Virtual International Authority File
The Virtual International Authority File is an international authority file. It is a joint project of several national libraries and operated by the Online Computer Library Center. Discussion about having a common international authority started in the late 1990s. After a series of failed attempts to come up with a unique common authority file, the new idea was to link existing national authorities; this would present all the benefits of a common file without requiring a large investment of time and expense in the process. The project was initiated by the US Library of Congress, the German National Library and the OCLC on August 6, 2003; the Bibliothèque nationale de France joined the project on October 5, 2007. The project transitioned to being a service of the OCLC on April 4, 2012; the aim is to link the national authority files to a single virtual authority file. In this file, identical records from the different data sets are linked together. A VIAF record receives a standard data number, contains the primary "see" and "see also" records from the original records, refers to the original authority records.
The data are available for research and data exchange and sharing. Reciprocal updating uses the Open Archives Initiative Protocol for Metadata Harvesting protocol; the file numbers are being added to Wikipedia biographical articles and are incorporated into Wikidata. VIAF's clustering algorithm is run every month; as more data are added from participating libraries, clusters of authority records may coalesce or split, leading to some fluctuation in the VIAF identifier of certain authority records. Authority control Faceted Application of Subject Terminology Integrated Authority File International Standard Authority Data Number International Standard Name Identifier Wikipedia's authority control template for articles Official website VIAF at OCLC
Abbot, meaning father, is an ecclesiastical title given to the male head of a monastery in various traditions, including Christianity. The office may be given as an honorary title to a clergyman, not the head of a monastery; the female equivalent is abbess. The title had its origin in the monasteries of Egypt and Syria, spread through the eastern Mediterranean, soon became accepted in all languages as the designation of the head of a monastery; the word is derived from the Aramaic av meaning "father" or abba, meaning "my father". In the Septuagint, it was written as "abbas". At first it was employed as a respectful title for any monk, but it was soon restricted by canon law to certain priestly superiors. At times it was applied to various priests, e.g. at the court of the Frankish monarchy the Abbas palatinus and Abbas castrensis were chaplains to the Merovingian and Carolingian sovereigns’ court and army respectively. The title abbot came into general use in western monastic orders whose members include priests.
An abbot is the head and chief governor of a community of monks, called in the East hegumen or archimandrite. The English version for a female monastic head is abbess. In Egypt, the first home of monasticism, the jurisdiction of the abbot, or archimandrite, was but loosely defined. Sometimes he ruled over only one community, sometimes over several, each of which had its own abbot as well. Saint John Cassian speaks of an abbot of the Thebaid. By the Rule of St Benedict, until the Cluniac reforms, was the norm in the West, the abbot has jurisdiction over only one community; the rule, as was inevitable, was subject to frequent violations. Monks, as a rule, at the outset was the abbot any exception. For the reception of the sacraments, for other religious offices, the abbot and his monks were commanded to attend the nearest church; this rule proved inconvenient when a monastery was situated in a desert or at a distance from a city, necessity compelled the ordination of some monks. This innovation was not introduced without a struggle, ecclesiastical dignity being regarded as inconsistent with the higher spiritual life, before the close of the 5th century, at least in the East, abbots seem universally to have become deacons, if not priests.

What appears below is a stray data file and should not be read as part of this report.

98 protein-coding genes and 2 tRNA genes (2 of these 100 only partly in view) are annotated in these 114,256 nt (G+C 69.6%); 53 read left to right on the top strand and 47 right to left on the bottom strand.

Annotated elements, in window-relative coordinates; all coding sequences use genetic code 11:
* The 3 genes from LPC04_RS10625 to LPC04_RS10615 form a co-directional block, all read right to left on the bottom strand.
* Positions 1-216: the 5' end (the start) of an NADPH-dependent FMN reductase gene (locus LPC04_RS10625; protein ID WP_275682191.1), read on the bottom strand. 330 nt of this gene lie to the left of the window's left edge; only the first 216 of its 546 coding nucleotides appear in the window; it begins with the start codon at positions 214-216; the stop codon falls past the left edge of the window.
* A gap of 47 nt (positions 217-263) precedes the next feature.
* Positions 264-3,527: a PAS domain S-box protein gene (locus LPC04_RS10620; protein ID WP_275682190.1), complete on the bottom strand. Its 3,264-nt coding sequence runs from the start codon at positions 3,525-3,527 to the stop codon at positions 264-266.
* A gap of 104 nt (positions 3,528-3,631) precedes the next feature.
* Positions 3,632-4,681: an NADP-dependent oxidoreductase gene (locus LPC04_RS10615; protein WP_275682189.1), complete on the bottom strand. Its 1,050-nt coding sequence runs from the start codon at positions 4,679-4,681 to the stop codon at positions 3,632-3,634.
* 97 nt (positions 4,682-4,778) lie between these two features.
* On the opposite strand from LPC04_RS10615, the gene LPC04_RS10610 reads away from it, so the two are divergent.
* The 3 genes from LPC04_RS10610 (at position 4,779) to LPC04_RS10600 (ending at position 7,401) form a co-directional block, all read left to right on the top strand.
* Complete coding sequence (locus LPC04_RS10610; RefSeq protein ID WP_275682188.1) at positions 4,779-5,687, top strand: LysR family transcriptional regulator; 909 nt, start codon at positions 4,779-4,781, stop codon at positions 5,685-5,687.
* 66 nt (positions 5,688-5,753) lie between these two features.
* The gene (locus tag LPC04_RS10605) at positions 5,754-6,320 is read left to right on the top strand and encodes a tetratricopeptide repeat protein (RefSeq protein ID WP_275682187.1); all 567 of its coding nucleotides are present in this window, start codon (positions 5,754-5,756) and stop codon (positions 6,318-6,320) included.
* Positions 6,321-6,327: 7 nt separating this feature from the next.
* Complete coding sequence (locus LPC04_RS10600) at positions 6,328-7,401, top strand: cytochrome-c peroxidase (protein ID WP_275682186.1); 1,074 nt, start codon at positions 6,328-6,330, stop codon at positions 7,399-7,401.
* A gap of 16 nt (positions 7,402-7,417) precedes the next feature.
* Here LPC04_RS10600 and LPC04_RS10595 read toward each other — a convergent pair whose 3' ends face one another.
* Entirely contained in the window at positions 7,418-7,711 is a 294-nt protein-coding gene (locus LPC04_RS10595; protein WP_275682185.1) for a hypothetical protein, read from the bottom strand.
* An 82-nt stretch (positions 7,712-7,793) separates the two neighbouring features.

The change spread more in the West, where the office of abbot was filled by laymen till the end of the 7th century. The ecclesiastical leadership exercised by abbots despite their frequent lay status is proved by their attendance and votes at ecclesiastical councils, thus at the first Council of Constantinople, AD 448, 23 archimandrites or abbots sign, with 30 bishops. The second Council of Nicaea, AD 787, recognized the right of abbots to ordain their monks to the inferior orders below the diaconate, a power reserved to bishops. Abbots used to be subject to episcopal jurisdiction, continued so, in fact, in the West till the 11th century; the Code of Justinian expressly subordinates the abbot to episcopal oversight. The first case recorded of the partial exemption of an abbot from episcopal control is that of Faustus, abbot of Lerins, at the council of Arles, AD 456; these exceptions, introduced with a good object, had grown into a widespread evil by the 12th century creating an imperium in imperio, depriving the bishop of all authority over the chief centres of influence in his diocese.
In the 12th century, the abbots of Fulda claimed precedence of the archbishop of Cologne. Abbots more and more assumed episcopal state, in defiance of the prohibition of early councils and the protests of St Bernard and others, adopted the episcopal insignia of mitre, ring and sandals, it has been maintained that the right to wear mitres was sometimes granted by the popes to abbots before the 11th century, but the documents on which this claim is based are not genuine. The first undoubted instance is the bull by which Alexander II in 1063 granted the use of the mitre to Egelsinus, abbot of the monastery of St Augustine at Canterbury; the mitred abbots in England were those of Abingdon, St Alban's, Battle, Bury St Edmunds, St Augustine's Canterbury, Croyland, Glastonbury, Gloucester, St Benet's Hulme, Malmesbury, Ramsey, Selby, Tavistock, Westminster, St Mary's York. Of these the precedence was yielded to the abbot of Glastonbury, until in AD 1154 Adrian IV granted it to the abbot of St Alban's, in which monastery he had been brought up.
Next after the abbot of St Alban's ranked the abbot of Westminster and Ramsey. Elsewhere, the mitred abbots that sat in the Estates of Scotland were of Arbroath, Coupar Angus, Holyrood, Kelso, Kinloss, Paisley, Scone, St Andrews Priory and Sweetheart. To distinguish abbots from bishops, it was ordained that their mitre should be made